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Handling of Smith Could Cause Gettleman Two PR Nightmares

Gettleman is already making moves, but what he ultimately decides to do with Smith could determine how people respond to him moving forward. Justify what Marty Hurney did as the Panthers GM all you like - say he and Gettleman actually share fairly similar philosophies and goals - but the reality is, what he left behind still has people nervous about the person in The Panthers' general manager seat. If Gettleman cuts Smith and comes out of the situation on top, he'll eventually be loved by the public. If he keeps being oddly quiet, the discussion of PR backlash might turn from Public Relations to Player Relations.

I'm careful to say people and not fans in the case of the Panther's new GM, because Gettleman's decisions have already made an impact on the organization's reputation he might not like - and which extends beyond just fan perception of him. When asked prior to the combine, Panthers players on the cusp of Free Agency seemed surprised at the lack of contact from Gettleman and Rivera. Analysts everywhere seem to share a similar bewilderment with how the two have responded. Like a self-absorbed interviewee at the combine, I wouldn't be surprised if reports of the duo's tight-lipped approach raised red flags among free agents. Especially those the team might be looking to snatch up on short-term contracts. If I was a player I'd think twice about joining a team on a single season contract if I thought there was a chance I'd be left hanging even at the end of a good year.

Gettleman and Rivera's decision to leave a man who is easily the franchise's most influential, outspoken and well-liked player - barring the short stays of Kevin Greene and Reggie White of course - in the dark could be having a similar impact as well. A veteran player looking at the prospect of filling Gross' slot might think twice about uprooting his family to move to a team showing so little concern for a player whose jersey should probably end up retired by the team at some point in the future.

Steve-smith-1-e1351716624695_medium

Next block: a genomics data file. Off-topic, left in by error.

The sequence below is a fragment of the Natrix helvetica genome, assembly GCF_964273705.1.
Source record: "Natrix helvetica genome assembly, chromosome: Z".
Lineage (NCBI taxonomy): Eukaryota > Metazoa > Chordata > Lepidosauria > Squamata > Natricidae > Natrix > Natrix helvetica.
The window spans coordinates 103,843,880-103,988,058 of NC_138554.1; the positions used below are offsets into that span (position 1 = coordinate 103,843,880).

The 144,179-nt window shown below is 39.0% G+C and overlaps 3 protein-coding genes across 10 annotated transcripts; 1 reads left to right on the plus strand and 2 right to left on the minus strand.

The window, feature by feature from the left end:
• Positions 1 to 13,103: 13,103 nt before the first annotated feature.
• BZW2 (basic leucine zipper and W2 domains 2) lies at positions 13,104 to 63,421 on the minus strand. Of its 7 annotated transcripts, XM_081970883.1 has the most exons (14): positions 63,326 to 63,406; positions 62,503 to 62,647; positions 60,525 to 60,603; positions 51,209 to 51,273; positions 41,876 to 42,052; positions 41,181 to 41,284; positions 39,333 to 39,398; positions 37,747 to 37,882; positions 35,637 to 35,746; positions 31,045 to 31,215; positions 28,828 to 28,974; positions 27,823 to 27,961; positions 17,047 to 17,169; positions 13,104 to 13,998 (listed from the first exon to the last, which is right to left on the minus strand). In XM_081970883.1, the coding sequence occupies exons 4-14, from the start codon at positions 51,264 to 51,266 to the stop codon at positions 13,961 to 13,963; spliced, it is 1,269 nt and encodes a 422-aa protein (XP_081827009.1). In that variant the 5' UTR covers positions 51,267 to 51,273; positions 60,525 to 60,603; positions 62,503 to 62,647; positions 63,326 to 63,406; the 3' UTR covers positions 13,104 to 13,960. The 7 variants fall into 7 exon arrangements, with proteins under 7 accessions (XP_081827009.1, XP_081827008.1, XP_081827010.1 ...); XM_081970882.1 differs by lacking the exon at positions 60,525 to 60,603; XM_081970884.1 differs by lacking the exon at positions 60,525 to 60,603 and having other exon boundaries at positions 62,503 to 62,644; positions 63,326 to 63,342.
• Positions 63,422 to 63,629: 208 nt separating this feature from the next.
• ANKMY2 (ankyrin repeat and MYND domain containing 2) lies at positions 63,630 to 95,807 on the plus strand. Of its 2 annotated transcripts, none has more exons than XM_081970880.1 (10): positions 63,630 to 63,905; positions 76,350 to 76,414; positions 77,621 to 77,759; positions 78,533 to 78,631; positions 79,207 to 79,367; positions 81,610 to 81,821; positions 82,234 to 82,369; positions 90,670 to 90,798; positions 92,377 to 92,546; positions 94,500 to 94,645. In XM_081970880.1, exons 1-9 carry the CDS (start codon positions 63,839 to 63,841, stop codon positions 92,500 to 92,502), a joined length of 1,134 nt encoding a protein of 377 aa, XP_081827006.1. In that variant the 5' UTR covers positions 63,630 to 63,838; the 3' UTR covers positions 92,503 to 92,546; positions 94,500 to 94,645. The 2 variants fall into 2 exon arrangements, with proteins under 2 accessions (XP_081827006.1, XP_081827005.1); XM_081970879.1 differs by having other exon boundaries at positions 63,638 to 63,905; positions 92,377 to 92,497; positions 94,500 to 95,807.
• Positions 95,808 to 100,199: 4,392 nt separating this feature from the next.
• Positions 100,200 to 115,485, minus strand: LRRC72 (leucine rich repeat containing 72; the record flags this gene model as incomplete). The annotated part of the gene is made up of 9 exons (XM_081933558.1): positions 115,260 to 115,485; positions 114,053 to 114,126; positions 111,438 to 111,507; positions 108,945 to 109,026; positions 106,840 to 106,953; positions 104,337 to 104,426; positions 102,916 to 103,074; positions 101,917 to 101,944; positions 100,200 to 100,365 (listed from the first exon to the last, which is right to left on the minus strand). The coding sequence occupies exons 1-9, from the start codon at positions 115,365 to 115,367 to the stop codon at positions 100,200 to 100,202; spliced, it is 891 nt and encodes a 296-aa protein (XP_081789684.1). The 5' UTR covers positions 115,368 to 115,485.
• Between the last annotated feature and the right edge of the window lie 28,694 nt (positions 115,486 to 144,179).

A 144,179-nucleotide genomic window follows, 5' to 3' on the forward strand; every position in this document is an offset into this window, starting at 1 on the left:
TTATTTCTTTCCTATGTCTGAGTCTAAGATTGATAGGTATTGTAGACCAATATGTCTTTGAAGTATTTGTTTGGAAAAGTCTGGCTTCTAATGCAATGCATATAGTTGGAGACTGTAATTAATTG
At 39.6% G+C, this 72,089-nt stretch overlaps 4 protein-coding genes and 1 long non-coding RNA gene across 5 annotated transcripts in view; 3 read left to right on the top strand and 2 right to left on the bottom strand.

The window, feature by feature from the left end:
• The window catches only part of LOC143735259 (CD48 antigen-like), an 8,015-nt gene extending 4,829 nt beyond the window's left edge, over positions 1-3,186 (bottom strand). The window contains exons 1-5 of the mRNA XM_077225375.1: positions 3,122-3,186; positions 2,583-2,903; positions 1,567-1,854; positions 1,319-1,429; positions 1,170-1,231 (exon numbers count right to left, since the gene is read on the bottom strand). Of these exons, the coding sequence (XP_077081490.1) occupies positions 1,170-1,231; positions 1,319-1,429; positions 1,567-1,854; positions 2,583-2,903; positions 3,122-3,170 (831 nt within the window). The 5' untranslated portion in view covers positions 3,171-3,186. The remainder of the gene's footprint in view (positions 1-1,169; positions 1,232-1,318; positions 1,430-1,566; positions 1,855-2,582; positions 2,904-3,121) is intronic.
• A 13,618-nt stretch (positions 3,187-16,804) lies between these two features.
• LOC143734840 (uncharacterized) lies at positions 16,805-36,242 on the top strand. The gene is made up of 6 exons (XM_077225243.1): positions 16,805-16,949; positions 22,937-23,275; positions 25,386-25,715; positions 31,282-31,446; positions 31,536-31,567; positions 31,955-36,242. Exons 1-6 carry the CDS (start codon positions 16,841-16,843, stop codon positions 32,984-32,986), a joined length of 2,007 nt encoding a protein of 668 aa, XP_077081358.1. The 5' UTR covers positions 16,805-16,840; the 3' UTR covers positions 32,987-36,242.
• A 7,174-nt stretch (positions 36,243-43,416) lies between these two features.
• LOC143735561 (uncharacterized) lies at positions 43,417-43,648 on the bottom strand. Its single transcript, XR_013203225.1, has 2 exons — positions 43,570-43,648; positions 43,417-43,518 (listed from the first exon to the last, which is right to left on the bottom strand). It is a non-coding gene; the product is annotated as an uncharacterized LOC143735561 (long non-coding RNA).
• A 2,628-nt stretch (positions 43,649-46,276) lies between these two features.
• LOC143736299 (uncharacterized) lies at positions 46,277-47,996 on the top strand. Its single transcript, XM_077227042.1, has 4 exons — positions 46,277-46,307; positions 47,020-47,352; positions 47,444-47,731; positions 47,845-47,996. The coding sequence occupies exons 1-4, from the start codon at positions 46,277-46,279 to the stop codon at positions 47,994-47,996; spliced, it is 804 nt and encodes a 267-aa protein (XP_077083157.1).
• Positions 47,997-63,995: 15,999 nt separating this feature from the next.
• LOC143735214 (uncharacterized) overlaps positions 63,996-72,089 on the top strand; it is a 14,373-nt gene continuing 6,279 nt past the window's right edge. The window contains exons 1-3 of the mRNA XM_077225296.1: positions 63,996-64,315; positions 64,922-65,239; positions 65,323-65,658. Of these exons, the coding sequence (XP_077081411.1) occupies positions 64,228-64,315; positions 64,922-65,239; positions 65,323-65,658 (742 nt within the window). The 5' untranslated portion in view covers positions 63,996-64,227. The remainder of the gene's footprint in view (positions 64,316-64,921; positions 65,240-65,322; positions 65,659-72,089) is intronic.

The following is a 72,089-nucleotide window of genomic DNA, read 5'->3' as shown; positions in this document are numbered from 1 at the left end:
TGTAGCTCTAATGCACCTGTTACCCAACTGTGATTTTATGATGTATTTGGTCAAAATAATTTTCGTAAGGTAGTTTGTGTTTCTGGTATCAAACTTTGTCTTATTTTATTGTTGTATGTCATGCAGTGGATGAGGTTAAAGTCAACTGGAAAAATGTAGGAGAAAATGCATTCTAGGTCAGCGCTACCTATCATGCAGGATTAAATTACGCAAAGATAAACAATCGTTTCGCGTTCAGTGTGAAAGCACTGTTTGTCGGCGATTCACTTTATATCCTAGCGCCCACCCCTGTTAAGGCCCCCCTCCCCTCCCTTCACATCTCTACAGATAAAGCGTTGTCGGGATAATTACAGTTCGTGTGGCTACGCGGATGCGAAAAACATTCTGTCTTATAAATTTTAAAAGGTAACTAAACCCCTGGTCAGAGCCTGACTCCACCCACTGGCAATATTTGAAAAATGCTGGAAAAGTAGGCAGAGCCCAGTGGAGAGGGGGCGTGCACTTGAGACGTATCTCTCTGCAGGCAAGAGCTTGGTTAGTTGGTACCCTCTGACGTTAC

via tarheelsports.net

If a fringe Hall of Fame candidate and fan favorite is on the chopping block, or anywhere near as close as Smith is, why would any veteran even consider it? If the Panthers cut Smith, they send the message that anyone coming in to fill a role could be on the block at any time, and without a consistent record of diminished productivity. Smith is only one season removed from back-to-back 1000 yard receiving seasons after all, and played in one of most conservative passing offenses in the league last year.

Smith's cut would also come after his absence late in the season revealed an offense that was astoundingly impotent without him in the lineup. He earned a heaping helping of praise for the role he plays while recovering for the playoffs, from the same men who now appear to seriously be considering cutting him to boot. Smith is also the only player on the team to get into the endzone during a painful loss to the 49ers that saw Superman stonewalled and The Kraken reclaimed by a tidal wave of gold and red offensive lineman.

The decision to move away from Smith could also affect the attitudes of rookies coming into camp.

If Smith is gone, Gettleman has two rather dubious options. Fight in free agency for a small pool of wide receivers in a league chasing the numbers of Manning and Brees. The result of bringing in a solid new free agent could also be telling a guy we draft in the first round that he isn't the team's future anymore. Something I doubt a first round draft pick will be happy with when they could have been ridding Smith's coattails into the league - along with basking in the exposure of playing with Cam and a guy chasing a Hall of Fame spot.

The second option is to keep what the team already has, receivers who produced too little and relied too heavily on guidance from Smith, and take a gamble on replacing Smitty in the draft. The number one spot is a lot of pressure for a rookie, especially one thrust into the role on a team with a quarterback who does nothing but talk about winning and which has never made the playoffs in back-to-back years.

Both potential fixes for a receiving corps minus Smith require gambling of some sort, especially if we cut him loose at the start of Free Agency; Gettleman would have to allow Smith a chance to test the waters if he doesn't retire, or risk making himself look even worse. Either we're gambling that a receiver falls to us in the draft or we're fighting to sign a second free agent alongside Hardy at a price which allows us to re-sign enough players to field a competitive team. In both situations the most likely situation without Smith around is that the team makes no meaningful progress in fixing the lack of depth at receiver.

Personally, even though I know Smith probably won't put up another of those 1,000 yard seasons, I don't see us avoiding a truly scary situation at receiver next year if Smith isn't there. With Hardy coming back, the Panthers would probably only be able to go after a guy like Hakeem Nicks - whose injury history makes him a gamble to replace the only consistently productive receiver the team has had for the better part of the last half decade. Smith gives us a cushion to build around before he leaves, a cushion that could easily justify the portion of his contract that his play no longer does.

Smith said he's not ready to hang it up today. Smitty wants to keep playing, and if there's anything I know about Smitty and wanting things, it's this: Steve Smith already wants everything more than everybody else, even if it's something he doesn't even know exists. So when Steve Smith actually says he wants something, I wouldn't even know where to start trying to keep him from it.

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